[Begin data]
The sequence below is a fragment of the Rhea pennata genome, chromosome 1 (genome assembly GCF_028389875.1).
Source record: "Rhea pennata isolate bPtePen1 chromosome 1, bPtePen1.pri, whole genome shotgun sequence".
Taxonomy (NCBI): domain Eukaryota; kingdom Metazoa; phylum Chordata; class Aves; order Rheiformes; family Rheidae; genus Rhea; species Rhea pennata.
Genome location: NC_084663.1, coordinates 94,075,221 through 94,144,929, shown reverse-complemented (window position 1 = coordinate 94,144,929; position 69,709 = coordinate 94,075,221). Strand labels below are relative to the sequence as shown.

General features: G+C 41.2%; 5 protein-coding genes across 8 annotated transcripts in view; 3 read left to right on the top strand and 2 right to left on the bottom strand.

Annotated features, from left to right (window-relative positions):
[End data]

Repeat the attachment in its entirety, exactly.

The sequence below is a fragment of the Rhea pennata genome, chromosome 1 (genome assembly GCF_028389875.1).
Source record: "Rhea pennata isolate bPtePen1 chromosome 1, bPtePen1.pri, whole genome shotgun sequence".
Taxonomy (NCBI): domain Eukaryota; kingdom Metazoa; phylum Chordata; class Aves; order Rheiformes; family Rheidae; genus Rhea; species Rhea pennata.
Genome location: NC_084663.1, coordinates 94,075,221 through 94,144,929, shown reverse-complemented (window position 1 = coordinate 94,144,929; position 69,709 = coordinate 94,075,221). Strand labels below are relative to the sequence as shown.

General features: G+C 41.2%; 5 protein-coding genes across 8 annotated transcripts in view; 3 read left to right on the top strand and 2 right to left on the bottom strand.

Annotated features, from left to right (window-relative positions):